Boris Groys (Ed.)

The Soviet Union was still going strong in the 1970s when a group of dissident artists now known as the

Moscow Conceptualists began using their work to confront the triumphs and failures of socialism. This collection of essays on the movement appears with an introduction by the uniquely qualified editor and commentator Boris Groys, who combines his varied careers as an art critic and media theorist with an NYU professorship in Russian and Slavic studies. Moscow Symposium is the newest title in Sternberg’s rousing, entertaining E-Flux series and the second journal edited by Groys (his first is Going Public). The series takes discussions, symposia, panels, forums and texts already interacting with thinkers online and turns them into small-format, soft-cover readers.

Communism had already converted objects to ideas—collective property—and citizen-subjects to nonprofessional artists. Thus, the found object, the elevating of idea over material, and the disappearance of the artist’s hand were already indistinguishable from an ideological landscape taken for granted by the artists who lived in that world. Interestingly, it is in this sense that Moscow Conceptualism must be considered: not only as the work of dissident artists confronting the triumphs and failures of socialism, but also as a continuous line of inquiry producing radically unexpected terms for non-alienated art.

Groys and other contributors take the works and activities of the Moscow Conceptualists as a departure point and consider how the modest artistic practices they developed in the 1970s reflect the resilience and flexibility of a more general sphere of conceptualisms in the plural. Essays by Claire Bishop, Keti Chukhrov, Ekaterina Degot, Jörg Heiser, Terry Smith, Anton Vidokle and Sarah Wilson explore the residue of an era which is becoming forgotten with astonishing speed.

Sternberg Press, Berlin
August 2012 / Softcover / 4 1/4 x 7 inches / 176 pp / 11 b&w
ISBN: 978-3-943365-11-5 · Retail Price: $16.00


Markus Miessen

East Coast Europe, which took place during Spring 2008, is a project about the perceptions of contemporary European identity and its relation to spatial practices and international politics. “Europe” in the title is the central topic for investigation, its contemporary culture, expansion and its status as a continuing social project. “East Coast” refers to two distinct edges of Europe, both real and imaginary—the geographical East Coast of the United States of America and the political “East Coast” of the European Union. The book details a dense network of contemporary experience of the EU’s extensive exchange of knowledge, people, and goods with the US and also with its own eastern border. Contributions by Shamim Momin, Taryn Simon, Marina Abramovic, Orchard, Kazys Varnelis, Lisa Farjam, Jordan Wolfson, Sislej Xhafa, Nedko Solakov, et al. The book also includes a transcript of a panel discussion at the Vera List Centre for Arts and Politics, The New School (NY).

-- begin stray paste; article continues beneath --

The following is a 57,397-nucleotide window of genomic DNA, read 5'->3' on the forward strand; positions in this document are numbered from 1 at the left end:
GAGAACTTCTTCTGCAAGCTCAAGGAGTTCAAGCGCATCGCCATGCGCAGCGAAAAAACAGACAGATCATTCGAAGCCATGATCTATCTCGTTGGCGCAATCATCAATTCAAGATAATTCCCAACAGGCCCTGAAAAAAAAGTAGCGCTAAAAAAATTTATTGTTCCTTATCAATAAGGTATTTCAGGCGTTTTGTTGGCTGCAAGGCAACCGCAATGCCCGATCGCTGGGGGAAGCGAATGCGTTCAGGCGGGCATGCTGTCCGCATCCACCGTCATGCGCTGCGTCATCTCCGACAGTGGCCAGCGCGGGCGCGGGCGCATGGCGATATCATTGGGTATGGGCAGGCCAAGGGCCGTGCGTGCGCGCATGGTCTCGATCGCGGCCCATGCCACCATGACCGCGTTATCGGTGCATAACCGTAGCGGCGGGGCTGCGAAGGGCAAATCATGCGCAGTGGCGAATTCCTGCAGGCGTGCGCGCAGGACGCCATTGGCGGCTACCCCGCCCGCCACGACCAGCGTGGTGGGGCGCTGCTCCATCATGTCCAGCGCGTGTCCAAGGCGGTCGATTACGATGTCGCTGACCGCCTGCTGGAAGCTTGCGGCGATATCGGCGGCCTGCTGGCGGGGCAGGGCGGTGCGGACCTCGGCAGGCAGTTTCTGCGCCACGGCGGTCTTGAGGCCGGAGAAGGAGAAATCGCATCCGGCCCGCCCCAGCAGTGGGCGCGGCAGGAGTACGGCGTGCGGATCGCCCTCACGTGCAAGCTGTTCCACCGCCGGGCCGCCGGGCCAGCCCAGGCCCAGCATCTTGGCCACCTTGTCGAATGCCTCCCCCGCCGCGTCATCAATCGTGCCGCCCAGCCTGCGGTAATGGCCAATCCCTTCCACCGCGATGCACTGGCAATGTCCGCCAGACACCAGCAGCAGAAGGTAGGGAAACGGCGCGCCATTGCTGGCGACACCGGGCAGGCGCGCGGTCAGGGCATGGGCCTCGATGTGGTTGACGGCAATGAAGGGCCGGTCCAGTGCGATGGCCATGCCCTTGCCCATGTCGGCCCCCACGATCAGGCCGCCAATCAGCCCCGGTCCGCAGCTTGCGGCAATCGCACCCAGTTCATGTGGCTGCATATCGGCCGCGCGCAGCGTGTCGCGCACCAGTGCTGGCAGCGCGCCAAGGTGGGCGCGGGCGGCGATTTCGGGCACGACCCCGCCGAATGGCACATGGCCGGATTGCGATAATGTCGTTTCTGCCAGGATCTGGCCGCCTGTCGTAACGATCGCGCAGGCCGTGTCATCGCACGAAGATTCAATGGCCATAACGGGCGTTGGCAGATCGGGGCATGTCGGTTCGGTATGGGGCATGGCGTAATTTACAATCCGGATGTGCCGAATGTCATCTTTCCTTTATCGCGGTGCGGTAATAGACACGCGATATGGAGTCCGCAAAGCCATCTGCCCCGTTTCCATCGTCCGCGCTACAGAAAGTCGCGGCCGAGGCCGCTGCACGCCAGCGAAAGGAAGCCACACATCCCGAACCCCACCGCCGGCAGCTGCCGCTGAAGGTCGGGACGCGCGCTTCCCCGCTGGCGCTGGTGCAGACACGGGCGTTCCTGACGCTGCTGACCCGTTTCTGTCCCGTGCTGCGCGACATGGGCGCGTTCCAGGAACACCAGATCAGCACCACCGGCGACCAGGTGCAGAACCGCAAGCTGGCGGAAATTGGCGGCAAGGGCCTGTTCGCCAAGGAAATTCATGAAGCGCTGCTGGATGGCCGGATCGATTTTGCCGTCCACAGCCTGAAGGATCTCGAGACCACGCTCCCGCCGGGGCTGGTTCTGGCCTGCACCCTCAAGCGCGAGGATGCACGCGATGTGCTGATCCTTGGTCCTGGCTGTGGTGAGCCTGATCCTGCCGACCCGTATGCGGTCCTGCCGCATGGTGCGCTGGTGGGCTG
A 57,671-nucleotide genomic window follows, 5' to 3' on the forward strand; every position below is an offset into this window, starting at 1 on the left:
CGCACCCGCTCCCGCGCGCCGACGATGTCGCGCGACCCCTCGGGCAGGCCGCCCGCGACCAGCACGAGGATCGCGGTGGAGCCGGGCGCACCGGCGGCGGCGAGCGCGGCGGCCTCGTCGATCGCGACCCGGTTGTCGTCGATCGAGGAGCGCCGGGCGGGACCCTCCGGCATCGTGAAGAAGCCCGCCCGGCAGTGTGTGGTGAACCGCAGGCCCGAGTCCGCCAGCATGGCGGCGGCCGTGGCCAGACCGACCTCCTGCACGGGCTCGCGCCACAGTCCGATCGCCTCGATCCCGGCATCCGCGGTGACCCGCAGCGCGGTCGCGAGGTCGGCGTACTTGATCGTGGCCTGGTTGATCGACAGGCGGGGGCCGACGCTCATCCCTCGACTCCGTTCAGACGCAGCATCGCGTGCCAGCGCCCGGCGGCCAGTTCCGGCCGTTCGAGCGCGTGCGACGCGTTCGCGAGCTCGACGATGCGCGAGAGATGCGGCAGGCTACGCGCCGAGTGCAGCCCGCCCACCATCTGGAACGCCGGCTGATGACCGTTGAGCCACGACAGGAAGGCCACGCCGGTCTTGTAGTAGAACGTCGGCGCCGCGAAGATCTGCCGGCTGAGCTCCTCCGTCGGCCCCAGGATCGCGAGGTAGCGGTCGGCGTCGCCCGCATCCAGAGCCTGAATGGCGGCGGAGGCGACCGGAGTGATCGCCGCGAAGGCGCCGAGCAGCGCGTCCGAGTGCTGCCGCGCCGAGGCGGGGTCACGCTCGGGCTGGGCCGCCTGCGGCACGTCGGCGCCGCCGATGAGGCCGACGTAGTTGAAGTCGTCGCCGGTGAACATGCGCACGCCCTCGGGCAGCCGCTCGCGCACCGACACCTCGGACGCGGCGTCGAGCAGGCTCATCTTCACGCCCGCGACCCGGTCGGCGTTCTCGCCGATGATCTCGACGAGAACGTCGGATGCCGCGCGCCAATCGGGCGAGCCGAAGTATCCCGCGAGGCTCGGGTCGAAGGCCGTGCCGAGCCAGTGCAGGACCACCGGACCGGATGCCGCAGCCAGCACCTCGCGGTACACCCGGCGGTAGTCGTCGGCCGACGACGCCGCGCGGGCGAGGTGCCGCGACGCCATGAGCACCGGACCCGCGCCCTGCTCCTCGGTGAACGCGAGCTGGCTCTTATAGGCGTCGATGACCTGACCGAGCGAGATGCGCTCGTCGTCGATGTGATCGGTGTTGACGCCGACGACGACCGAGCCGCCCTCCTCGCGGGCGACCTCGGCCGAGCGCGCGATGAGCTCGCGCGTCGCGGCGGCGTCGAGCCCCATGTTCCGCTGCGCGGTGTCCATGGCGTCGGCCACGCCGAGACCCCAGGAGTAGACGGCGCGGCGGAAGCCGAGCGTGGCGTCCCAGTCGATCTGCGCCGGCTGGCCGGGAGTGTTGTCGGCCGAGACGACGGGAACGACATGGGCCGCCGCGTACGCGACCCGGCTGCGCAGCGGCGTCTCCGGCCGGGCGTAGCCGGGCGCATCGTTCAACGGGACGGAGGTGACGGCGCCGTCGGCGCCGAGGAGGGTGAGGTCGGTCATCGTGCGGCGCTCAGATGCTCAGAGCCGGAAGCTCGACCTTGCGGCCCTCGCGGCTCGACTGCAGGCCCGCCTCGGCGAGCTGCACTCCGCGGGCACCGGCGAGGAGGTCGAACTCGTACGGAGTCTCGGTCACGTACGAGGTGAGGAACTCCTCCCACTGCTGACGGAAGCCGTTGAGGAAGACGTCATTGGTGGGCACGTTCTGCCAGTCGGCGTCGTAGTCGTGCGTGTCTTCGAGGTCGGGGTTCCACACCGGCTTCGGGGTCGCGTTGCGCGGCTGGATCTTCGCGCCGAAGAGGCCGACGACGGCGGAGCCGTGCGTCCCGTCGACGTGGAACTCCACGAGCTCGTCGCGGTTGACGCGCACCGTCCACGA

2009 / Softcover / 4 1/4 x 7 inches
352 pp / 3 b&w
ISBN: 978-1-933128-49-8 · Retail Price: $14.95


Kris Dittel (Ed.)

The Economy Is Spinning began as an exhibition project and public program aimed at exploring the language of economics and finance—a language that permeates our vocabularies and shapes our imagination. Contributions are by a group of nine international artists, writers and theorists including Mercedes Azpilicueta, Kris Dittel, Zachary Formwalt, Sara Giannini, Monique Hendriksen, Jan Hoeft, Sami Khatib, Hanne Lippard, Toril Johannessen, Robertas Narkus, Antonis Pittas, Nick Thurston, McKenzie Wark and Rafaela Dražic, who together consider the economy as a “performing body” revealing itself through the underlying mechanisms of language. The fully illustrated softcover reader presents images, essays and texts addressing how the language of economics and finance influences our thinking and expression. Kris Dittel is an independent curator and editor living and working in the Netherlands. She is associate curator at the Onomatopee project space in Eindhoven, an art book publisher, and member of the research duo The Translation Trip, who investigate translation as practice, philosophical notion and curatorial device.

September 2017 / Exhibition catalog
Softcover w/poster / 6 ½ x 9 in.
160 pp / 62 color
ISBN: 978-94-91677-61-8 · Retail Price: $25.00


Steven ten Thije

In The Emancipated Museum, Dutch art historian and researcher Steven ten Thije (b. 1980) engages in a personal inquiry into the importance of art museums in our ever more fragmented society. Despite museums’ unprecedented success in attracting masses of visitors, the future of museums is uncertain. They may portray a sense of calm and self-assurance to outsiders, but museums are far from immune to the cracks in society. The tensions between high and low, newcomer and native, rich and poor insidiously worm their way into museum foundations. Ten Thije looks toward a future in which art museums might become part of a new emancipation movement—a future in which museums offer an open environment that prioritizes the quality of the museum visit and challenges visitors to make their own choices. A pocket-sized publication with a serious and important message to share, The Emancipated Museum is volume 12 in the series commissioned by the Mondriaan Fund presenting essays on issues regarding art and culture today.

January 2018 / Hardcover
4 ¾ x 7 ¼ in. / 96 pp
ISBN: 978-90-76936-49-9 · Retail Price: $25.00